Timothy Scarnecchia, an associate professor of African Studies at Kent State University, presented a talk at the Rohatyn Center for Global Affairs entitled “Zimbabwe as a ‘Race State’: The Troubled History of Racializing International Relations” on Friday, October 9th. Lunch was provided, Professor Scarnecchia spoke for half an hour and answered audience questions for another half hour after.
Scarnecchia has studied Zimbabwe extensively and published numerous works on the country’s development, most notably his 2008 book “The Urban Roots of Political Violence in Zimbabwe: Harare and Highfield, 1940-1964.” His other works include numerous articles published in African Studies journals such as Journal of Southern African Studies. He is currently working with professors and students at the University of Zimbabwe on a project surrounding Zimbabwean urban history.
Scarnecchia’s talk focused principally on the manner in which Zimbabwe’s position as a “race state” has affected its recent development and position. A race state is defined as an established state that is viewed primarily through the lense of race, often entailing an international image defined by a history of racial conflict and segregation. 20th century developments in Zimbabwe’s independence, economic challenges, shifts in political stability, and the manner in which Zimbabwe’s as a “race state” has affected its international position were the central topics that Scarnecchia covered in his talk. The way recent U.S. and British policy decisions have affected Zimbabwe’s development, political and economic status, and international condition were also featured in the talk.
Scarnecchia ultimately reflected on the manner in which these ongoing issues and challenges manifest themselves today. He spoke about the effects of the use of the U.S. dollar in Zimbabwe’s modern economy) and a subsequent lack of sufficient printed cash as factors in the country’s present economic struggles.
“There are ongoing economic issues that present serious challenges for many in Zimbabwe,” Scarnecchia said when asked what he hoped his audience took away from the talk. “There is the issue of lack of formal employment, the dollarization of the economy since 2009 that is currently resulting in severe liquidity problems, and the uncertainty of political stability given the question of succession in the ruling party.”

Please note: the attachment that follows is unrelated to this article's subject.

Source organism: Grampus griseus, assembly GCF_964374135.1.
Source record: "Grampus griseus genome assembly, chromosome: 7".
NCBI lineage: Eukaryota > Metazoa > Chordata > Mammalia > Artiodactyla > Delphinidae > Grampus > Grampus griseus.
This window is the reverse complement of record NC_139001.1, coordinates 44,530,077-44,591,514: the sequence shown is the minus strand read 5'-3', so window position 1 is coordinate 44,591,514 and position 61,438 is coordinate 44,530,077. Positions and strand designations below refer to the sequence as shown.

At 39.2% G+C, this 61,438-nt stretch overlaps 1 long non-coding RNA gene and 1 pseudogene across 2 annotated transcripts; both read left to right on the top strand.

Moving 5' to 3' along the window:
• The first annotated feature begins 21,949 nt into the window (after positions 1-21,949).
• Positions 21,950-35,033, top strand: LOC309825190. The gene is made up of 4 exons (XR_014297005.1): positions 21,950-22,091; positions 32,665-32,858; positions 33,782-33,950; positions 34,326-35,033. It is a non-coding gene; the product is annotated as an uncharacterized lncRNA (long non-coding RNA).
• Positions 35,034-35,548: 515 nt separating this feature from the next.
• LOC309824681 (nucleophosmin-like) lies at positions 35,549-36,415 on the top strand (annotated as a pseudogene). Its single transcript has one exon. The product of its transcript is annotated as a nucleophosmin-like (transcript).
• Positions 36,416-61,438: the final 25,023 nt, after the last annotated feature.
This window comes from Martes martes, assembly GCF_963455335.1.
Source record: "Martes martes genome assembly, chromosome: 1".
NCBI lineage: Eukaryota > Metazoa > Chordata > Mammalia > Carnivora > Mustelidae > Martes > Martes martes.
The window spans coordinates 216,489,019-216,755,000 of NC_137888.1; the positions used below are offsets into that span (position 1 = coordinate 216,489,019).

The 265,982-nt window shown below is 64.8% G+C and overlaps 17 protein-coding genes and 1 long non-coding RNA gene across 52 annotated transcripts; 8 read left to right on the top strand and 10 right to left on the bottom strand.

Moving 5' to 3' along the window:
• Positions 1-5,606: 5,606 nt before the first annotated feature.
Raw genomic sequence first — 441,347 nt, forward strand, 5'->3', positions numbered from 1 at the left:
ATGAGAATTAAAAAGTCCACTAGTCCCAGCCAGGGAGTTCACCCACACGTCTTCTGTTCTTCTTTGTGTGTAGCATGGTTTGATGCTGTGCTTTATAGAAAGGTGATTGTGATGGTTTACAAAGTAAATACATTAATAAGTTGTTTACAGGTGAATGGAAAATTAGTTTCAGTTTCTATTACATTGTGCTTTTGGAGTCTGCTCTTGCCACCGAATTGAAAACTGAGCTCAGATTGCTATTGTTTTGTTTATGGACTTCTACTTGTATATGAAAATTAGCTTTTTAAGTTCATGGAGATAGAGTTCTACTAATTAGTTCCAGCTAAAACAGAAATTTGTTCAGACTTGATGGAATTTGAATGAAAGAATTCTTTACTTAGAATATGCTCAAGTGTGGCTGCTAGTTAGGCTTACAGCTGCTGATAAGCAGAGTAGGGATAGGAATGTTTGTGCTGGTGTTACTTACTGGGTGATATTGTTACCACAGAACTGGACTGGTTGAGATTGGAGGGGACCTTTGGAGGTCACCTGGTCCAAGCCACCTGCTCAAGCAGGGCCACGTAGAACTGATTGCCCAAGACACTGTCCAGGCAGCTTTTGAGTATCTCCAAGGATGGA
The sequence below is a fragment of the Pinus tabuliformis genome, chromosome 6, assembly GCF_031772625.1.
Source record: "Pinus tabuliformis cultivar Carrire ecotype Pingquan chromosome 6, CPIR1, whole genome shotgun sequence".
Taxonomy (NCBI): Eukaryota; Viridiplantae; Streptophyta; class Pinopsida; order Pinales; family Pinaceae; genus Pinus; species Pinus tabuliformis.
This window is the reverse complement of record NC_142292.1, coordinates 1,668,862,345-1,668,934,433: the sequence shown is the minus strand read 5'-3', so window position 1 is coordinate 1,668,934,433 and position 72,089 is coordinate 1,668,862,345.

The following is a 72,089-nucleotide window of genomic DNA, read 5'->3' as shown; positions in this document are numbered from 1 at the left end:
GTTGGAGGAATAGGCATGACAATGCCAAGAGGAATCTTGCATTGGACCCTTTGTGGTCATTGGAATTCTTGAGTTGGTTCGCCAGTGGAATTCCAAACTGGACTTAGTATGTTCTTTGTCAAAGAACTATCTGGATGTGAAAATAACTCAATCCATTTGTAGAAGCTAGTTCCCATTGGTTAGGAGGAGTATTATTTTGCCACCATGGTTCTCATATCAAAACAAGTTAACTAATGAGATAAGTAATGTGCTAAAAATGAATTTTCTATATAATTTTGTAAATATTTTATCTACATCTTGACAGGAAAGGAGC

Middlebury Professor of African Studies Jacob Tropp invited Professor Scarnecchia to speak. “I was generally interested in having Scarnecchia come to campus to put in historical perspective Zimbabwe’s dire political situation,” Tropp said. “[I also hoped to put in perspective] …the status of Robert Mugabe’s long-running regime, particularly as the country faces important national elections in 2018.”
Scarnecchia said that he hopes that students who attended the talk gained broader understanding of Zimbabwe’s international image. “[I hope] mostly that students… look beyond the simple characterizations of Zimbabwean and African politics and realize that there is a long history of racially defining Zimbabwe in international relations,” he said. “The post-2000 occupations of white farmers and the violence in this period created a negative racial image of Zimbabwe in international relations, but with the defense of a racialized notion of sovereignty seen as a positive by many, for example in South Africa.”
Scarnecchia added that the lessons pertaining to Zimbabwe’s status as a race state can be extended to the United States as well. “I would say the best lesson of this race state’s history is to recognize that the USA is also fundamentally a ‘race state’ whose international relations are largely defined through a history of slavery, racial conflict, and a projection of our own racist history on other states,” he said. “Given that notion, students should be careful not to project misconceptions about what another state is or isn’t in relation to its own complex history of racial conflict and struggle. I also hope students at Middlebury will get involved in shaping a more realistic U.S. foreign policy toward Zimbabwe.”